Legal avenue not Latrobe City’s path

Michelle Slater and Liam Durkin

LATROBE City councillors have voted against conducting a judicial review into Planning Minister Richard Wynne’s decision to approve the Hazelwood North used lead acid battery recycling plant.

The decision was made in a closed meeting on Monday night, as project objectors sat outside Latrobe City’s Morwell headquarters awaiting the outcome.

Latrobe City Mayor Sharon Gibson said she was legally unable to provide the reasons behind the councillors’ decision not to support the review, under the Local Government Act.

“I wish I was able to give this information, but I have to abide by the rules,” Cr Gibson told The Express.

“But we are not backing away from our original stance to oppose this development.

“I can only say how I voted, and I voted to support the judicial review. The minister imposed this at a stroke of the pen without any consultation with us or the community. I think this stinks.”

However, Latrobe City is vowing to renew its push for Mr Wynne to overturn his ministerial approval after council had refused the planning application last year.

Cr Gibson said council was drafting a letter on Tuesday to request a meeting with Mr Wynne to discuss the matter.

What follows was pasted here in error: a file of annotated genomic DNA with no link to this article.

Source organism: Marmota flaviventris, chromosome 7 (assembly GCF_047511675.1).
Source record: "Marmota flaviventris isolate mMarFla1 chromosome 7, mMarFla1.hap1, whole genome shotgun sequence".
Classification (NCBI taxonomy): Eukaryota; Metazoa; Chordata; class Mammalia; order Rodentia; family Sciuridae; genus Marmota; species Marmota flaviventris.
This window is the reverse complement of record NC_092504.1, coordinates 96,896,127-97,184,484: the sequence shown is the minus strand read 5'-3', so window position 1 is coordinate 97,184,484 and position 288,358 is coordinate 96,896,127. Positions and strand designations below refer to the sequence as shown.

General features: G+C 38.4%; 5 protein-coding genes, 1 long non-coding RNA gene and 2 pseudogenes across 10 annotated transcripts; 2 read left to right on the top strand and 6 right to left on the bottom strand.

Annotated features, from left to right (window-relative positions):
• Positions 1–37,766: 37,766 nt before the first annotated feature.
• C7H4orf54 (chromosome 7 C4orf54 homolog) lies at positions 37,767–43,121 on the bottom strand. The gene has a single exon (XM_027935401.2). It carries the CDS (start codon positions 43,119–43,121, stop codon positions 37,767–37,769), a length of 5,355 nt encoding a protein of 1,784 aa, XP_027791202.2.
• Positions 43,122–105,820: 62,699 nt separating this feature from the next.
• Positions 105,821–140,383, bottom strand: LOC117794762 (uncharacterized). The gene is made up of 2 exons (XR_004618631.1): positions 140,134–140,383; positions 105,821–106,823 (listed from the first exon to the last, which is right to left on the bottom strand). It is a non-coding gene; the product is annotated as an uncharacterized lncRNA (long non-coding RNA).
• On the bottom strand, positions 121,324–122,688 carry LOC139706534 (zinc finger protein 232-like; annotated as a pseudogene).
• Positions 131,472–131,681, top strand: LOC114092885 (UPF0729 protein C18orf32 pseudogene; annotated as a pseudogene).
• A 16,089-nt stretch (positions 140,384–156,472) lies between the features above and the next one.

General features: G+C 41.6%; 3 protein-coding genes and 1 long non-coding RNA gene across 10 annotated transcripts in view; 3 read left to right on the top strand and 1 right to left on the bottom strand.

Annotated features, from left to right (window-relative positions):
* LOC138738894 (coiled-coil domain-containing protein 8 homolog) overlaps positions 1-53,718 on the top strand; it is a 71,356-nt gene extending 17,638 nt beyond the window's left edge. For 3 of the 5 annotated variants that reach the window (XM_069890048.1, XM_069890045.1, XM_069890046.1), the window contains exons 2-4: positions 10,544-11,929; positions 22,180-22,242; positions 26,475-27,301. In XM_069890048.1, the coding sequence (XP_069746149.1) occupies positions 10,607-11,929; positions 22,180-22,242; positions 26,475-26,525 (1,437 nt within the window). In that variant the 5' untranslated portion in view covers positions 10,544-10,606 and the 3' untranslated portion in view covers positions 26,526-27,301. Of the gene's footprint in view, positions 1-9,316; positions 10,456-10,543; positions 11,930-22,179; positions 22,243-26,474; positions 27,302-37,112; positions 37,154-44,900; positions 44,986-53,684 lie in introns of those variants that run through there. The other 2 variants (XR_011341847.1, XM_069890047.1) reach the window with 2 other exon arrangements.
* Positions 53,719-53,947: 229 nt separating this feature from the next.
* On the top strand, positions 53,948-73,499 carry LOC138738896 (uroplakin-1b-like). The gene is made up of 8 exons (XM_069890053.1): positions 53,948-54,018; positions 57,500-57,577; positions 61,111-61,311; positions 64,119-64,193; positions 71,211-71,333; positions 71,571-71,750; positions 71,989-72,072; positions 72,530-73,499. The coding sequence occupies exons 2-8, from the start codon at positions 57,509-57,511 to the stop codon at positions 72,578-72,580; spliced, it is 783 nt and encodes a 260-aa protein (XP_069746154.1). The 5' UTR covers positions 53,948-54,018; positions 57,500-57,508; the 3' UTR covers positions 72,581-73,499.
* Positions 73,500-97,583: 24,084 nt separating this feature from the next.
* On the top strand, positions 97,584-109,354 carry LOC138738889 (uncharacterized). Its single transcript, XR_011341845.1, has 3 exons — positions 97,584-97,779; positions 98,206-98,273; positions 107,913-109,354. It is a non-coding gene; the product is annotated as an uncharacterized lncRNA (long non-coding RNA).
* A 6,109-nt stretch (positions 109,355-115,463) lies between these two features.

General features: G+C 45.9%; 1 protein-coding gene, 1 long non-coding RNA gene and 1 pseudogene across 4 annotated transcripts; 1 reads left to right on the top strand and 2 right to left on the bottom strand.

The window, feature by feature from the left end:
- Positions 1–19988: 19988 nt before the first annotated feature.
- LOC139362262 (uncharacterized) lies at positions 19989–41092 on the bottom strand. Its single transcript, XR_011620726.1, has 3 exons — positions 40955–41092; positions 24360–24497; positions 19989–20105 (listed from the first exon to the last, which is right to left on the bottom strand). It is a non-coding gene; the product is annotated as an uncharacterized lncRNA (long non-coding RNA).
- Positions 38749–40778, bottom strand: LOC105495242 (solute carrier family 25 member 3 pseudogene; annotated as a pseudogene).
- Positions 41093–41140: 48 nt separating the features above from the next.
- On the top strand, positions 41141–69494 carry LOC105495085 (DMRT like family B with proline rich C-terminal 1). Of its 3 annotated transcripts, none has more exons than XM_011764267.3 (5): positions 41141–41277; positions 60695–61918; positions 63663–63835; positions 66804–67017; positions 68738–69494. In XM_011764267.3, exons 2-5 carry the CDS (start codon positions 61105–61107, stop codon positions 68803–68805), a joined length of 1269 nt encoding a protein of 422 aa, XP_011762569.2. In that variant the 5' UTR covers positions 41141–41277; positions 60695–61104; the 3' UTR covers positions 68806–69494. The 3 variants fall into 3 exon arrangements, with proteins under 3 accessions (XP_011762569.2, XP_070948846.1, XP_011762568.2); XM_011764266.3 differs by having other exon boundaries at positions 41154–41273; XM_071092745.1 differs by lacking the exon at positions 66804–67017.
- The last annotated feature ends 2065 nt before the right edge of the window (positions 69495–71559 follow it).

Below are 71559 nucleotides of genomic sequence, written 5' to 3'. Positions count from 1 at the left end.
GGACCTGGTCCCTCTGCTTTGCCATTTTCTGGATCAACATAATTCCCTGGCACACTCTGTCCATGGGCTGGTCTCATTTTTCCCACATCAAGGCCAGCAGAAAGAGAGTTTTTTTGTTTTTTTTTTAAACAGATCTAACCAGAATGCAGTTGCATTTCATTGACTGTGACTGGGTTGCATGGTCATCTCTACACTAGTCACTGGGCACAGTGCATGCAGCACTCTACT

The Mayor stated she had not ruled out “sitting with the community outside the Planning Minister’s office or Parliament” until he would personally meet with councillors or the community.

Newly-formed group ALIVE – standing for Advocating for Latrobe in the Valley – helped to organise a community rally outside council HQ to ask councillors to support the judicial review.

ALIVE committee member Maggie Jones said she was hopeful that councillors would forge ahead with it.

“We’re hoping to stand in support of the councillors who probably feel much like us, that their right to decide what happens in the Valley has been erased by this decision,” Ms Jones said before the closed council meeting.

“The council mentioned last year … that there had never been a development in the Latrobe Valley that had elicited so many submissions, and I think that is quite telling.”

Voices of the Valley convenor Wendy Farmer said she was disappointed in Latrobe City’s decision, but said objectors would continue campaigning against the plant from going ahead.

“This was not the outcome we hoped for. I have a feeling the decision was based on cost, but what cost can we put on community health and the future of the Latrobe Valley?” Ms Farmer said.

“We will not allow this happen, we will blockade the gates if need be and we won’t stop until they leave. And if it does get built, we will watch them like hawks.”

The proposed development had gained an Environment Protection Authority Works Approval, and was also recommended for approval by Latrobe City’s planning officers.

Developer Chunxing has rigorously defended the plant’s safety credentials.